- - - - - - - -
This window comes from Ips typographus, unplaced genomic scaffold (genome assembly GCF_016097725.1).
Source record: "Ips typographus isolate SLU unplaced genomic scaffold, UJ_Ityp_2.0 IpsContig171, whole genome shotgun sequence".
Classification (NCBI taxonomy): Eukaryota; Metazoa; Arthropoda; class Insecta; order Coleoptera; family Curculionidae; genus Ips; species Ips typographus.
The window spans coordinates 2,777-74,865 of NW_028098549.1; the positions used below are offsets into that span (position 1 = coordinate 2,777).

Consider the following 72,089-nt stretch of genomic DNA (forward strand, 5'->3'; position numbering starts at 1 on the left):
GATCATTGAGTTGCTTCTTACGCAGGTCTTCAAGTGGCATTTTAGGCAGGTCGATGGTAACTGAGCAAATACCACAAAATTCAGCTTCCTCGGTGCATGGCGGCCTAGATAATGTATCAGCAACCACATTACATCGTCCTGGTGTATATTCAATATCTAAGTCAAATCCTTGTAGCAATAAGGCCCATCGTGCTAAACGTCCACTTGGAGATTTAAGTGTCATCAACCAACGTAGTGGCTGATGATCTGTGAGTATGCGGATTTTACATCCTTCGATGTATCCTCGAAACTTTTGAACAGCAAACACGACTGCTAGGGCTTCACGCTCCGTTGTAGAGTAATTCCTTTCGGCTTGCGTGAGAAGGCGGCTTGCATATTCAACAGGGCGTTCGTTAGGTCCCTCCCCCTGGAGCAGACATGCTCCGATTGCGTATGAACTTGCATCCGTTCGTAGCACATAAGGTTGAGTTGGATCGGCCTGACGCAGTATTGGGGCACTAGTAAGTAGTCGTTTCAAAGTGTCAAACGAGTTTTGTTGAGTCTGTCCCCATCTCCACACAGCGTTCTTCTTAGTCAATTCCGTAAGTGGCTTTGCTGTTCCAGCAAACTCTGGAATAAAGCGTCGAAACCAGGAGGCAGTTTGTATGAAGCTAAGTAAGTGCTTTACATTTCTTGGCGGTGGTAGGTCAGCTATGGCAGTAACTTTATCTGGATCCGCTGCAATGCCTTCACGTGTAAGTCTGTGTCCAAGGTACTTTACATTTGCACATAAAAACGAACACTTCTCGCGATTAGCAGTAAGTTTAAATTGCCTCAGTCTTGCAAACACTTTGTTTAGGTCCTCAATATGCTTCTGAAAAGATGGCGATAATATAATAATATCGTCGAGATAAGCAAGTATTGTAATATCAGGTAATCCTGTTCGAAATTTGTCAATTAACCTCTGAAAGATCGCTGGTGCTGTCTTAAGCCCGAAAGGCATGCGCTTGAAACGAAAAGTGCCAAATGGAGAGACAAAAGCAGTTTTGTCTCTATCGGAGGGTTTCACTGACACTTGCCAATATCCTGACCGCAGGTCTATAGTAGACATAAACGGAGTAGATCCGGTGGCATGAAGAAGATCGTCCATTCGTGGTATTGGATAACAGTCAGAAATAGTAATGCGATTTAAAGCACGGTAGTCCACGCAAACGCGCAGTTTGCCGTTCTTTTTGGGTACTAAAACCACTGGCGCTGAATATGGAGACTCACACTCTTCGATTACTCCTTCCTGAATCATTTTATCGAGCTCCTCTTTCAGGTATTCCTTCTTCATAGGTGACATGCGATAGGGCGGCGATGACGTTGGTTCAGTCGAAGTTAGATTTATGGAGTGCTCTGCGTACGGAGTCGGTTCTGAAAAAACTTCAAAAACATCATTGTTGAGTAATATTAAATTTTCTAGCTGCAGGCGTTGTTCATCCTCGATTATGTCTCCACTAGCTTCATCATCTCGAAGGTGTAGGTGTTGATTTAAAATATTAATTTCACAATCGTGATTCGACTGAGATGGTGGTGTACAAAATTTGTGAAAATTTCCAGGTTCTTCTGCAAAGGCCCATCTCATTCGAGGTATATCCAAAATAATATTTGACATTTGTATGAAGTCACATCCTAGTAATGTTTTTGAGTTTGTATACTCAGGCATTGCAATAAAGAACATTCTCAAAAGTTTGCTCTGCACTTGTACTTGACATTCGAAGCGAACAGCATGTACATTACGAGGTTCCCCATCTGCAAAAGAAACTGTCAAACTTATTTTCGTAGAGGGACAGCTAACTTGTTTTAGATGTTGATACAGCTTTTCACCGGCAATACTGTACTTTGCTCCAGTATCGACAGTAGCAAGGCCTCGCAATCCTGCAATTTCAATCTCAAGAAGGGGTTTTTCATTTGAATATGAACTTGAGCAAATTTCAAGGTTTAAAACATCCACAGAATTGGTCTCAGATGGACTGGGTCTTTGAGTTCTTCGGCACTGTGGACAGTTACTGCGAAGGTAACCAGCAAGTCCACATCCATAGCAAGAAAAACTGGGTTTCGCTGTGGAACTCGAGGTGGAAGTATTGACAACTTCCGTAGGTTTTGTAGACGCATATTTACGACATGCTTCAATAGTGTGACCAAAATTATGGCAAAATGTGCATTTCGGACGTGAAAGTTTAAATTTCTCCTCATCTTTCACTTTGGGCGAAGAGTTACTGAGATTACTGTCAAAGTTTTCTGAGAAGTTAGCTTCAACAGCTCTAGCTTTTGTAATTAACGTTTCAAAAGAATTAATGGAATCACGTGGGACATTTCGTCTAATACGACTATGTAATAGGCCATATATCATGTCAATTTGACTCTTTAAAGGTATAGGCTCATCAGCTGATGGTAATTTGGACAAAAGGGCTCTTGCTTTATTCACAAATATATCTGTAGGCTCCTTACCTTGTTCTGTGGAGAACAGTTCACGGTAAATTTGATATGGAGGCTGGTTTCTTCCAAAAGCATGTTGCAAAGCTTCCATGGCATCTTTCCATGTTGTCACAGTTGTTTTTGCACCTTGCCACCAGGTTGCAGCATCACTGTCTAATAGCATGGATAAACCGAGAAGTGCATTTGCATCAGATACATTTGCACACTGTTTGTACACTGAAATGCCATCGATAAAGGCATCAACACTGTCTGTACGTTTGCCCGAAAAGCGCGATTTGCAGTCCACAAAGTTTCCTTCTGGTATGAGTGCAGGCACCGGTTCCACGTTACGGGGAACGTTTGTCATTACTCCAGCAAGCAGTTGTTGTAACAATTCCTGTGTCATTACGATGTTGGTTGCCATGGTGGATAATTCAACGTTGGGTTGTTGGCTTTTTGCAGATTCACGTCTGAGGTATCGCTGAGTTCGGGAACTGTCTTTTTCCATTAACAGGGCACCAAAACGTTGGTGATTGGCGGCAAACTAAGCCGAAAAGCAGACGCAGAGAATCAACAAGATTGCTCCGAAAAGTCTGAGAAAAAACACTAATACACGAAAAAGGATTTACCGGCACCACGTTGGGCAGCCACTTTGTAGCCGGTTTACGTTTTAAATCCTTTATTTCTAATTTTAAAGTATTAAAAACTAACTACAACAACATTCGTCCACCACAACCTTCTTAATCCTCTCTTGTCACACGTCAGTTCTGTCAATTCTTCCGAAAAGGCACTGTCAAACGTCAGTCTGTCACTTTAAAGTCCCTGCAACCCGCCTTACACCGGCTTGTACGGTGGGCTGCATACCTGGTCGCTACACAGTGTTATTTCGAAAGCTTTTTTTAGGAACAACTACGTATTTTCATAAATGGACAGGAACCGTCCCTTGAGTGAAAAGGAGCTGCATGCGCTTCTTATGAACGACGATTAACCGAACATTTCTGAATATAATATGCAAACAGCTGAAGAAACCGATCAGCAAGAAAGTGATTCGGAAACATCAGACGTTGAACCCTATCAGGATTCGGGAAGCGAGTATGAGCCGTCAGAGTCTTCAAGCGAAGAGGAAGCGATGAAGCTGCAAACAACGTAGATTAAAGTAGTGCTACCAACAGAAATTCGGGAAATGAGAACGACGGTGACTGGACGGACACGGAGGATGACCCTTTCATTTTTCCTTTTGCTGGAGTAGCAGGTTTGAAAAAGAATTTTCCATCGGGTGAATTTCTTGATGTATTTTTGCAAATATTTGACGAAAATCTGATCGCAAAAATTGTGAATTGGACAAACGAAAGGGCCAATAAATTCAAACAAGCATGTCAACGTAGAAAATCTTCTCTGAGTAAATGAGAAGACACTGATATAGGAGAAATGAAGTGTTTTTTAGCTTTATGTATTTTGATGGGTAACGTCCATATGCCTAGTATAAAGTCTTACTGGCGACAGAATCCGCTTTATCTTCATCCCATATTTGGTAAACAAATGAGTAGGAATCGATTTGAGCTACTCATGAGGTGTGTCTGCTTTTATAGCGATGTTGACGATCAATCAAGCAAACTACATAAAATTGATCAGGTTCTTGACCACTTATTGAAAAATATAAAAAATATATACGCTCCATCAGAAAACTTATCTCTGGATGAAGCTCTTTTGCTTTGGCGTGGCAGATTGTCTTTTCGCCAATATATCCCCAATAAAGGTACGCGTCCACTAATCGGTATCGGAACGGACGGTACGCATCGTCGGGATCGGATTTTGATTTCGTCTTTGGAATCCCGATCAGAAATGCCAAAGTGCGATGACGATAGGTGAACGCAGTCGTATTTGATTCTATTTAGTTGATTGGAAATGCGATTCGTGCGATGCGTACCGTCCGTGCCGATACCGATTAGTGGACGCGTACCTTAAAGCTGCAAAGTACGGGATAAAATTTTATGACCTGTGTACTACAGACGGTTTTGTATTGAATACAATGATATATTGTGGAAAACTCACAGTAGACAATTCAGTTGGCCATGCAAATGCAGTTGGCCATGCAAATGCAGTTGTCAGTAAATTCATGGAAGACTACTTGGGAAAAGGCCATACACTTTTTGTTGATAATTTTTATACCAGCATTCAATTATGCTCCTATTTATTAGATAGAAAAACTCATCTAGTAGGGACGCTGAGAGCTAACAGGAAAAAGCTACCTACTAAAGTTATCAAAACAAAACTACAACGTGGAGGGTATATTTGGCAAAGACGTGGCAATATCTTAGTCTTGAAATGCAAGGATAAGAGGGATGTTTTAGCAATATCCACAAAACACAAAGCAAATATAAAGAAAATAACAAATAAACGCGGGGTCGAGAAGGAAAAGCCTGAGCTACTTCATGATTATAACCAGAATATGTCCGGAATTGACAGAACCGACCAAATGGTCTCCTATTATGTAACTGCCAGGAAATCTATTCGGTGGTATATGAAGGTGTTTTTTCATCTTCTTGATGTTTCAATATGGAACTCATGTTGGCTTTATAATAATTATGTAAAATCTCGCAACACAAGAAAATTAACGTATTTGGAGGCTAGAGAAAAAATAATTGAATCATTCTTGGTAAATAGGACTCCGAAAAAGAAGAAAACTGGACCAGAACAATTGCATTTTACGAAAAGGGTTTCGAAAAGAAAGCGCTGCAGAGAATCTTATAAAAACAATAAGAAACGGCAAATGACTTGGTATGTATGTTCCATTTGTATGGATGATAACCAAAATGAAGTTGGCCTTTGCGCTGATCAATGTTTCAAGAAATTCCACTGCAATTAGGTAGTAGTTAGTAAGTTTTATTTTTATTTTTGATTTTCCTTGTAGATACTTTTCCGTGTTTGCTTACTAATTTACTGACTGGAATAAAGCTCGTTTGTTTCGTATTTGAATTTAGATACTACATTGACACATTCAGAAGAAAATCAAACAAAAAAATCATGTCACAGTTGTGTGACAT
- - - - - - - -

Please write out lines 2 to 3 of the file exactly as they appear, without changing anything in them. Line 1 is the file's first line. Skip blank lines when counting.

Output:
Source record: "Ips typographus isolate SLU unplaced genomic scaffold, UJ_Ityp_2.0 IpsContig171, whole genome shotgun sequence".
Classification (NCBI taxonomy): Eukaryota; Metazoa; Arthropoda; class Insecta; order Coleoptera; family Curculionidae; genus Ips; species Ips typographus.